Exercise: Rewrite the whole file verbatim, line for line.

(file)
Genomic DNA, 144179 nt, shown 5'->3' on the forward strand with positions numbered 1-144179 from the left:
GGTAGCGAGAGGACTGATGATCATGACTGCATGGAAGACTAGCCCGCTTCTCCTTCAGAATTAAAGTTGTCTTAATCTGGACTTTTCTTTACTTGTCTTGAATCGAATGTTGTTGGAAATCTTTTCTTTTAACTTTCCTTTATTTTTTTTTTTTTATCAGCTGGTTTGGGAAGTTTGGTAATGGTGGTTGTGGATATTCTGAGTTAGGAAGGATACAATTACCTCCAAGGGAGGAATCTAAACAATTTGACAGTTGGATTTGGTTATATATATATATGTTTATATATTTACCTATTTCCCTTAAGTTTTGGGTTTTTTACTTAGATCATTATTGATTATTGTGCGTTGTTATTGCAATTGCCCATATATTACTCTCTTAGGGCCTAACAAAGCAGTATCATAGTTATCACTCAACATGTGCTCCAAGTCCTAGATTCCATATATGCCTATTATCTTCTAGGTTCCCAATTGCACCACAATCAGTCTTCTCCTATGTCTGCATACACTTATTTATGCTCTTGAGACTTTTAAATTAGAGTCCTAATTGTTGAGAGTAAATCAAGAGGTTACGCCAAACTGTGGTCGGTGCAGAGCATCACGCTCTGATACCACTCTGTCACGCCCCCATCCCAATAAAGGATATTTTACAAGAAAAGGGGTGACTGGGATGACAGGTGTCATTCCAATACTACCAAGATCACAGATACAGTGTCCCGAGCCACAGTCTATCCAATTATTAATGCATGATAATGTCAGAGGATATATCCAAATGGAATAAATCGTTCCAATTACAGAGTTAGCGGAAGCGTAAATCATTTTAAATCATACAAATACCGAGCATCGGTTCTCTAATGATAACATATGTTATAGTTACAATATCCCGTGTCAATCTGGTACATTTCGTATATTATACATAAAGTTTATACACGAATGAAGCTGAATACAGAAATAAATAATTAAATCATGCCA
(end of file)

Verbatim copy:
Genomic DNA, 144179 nt, shown 5'->3' on the forward strand with positions numbered 1-144179 from the left:
GGTAGCGAGAGGACTGATGATCATGACTGCATGGAAGACTAGCCCGCTTCTCCTTCAGAATTAAAGTTGTCTTAATCTGGACTTTTCTTTACTTGTCTTGAATCGAATGTTGTTGGAAATCTTTTCTTTTAACTTTCCTTTATTTTTTTTTTTTTATCAGCTGGTTTGGGAAGTTTGGTAATGGTGGTTGTGGATATTCTGAGTTAGGAAGGATACAATTACCTCCAAGGGAGGAATCTAAACAATTTGACAGTTGGATTTGGTTATATATATATATGTTTATATATTTACCTATTTCCCTTAAGTTTTGGGTTTTTTACTTAGATCATTATTGATTATTGTGCGTTGTTATTGCAATTGCCCATATATTACTCTCTTAGGGCCTAACAAAGCAGTATCATAGTTATCACTCAACATGTGCTCCAAGTCCTAGATTCCATATATGCCTATTATCTTCTAGGTTCCCAATTGCACCACAATCAGTCTTCTCCTATGTCTGCATACACTTATTTATGCTCTTGAGACTTTTAAATTAGAGTCCTAATTGTTGAGAGTAAATCAAGAGGTTACGCCAAACTGTGGTCGGTGCAGAGCATCACGCTCTGATACCACTCTGTCACGCCCCCATCCCAATAAAGGATATTTTACAAGAAAAGGGGTGACTGGGATGACAGGTGTCATTCCAATACTACCAAGATCACAGATACAGTGTCCCGAGCCACAGTCTATCCAATTATTAATGCATGATAATGTCAGAGGATATATCCAAATGGAATAAATCGTTCCAATTACAGAGTTAGCGGAAGCGTAAATCATTTTAAATCATACAAATACCGAGCATCGGTTCTCTAATGATAACATATGTTATAGTTACAATATCCCGTGTCAATCTGGTACATTTCGTATATTATACATAAAGTTTATACACGAATGAAGCTGAATACAGAAATAAATAATTAAATCATGCCA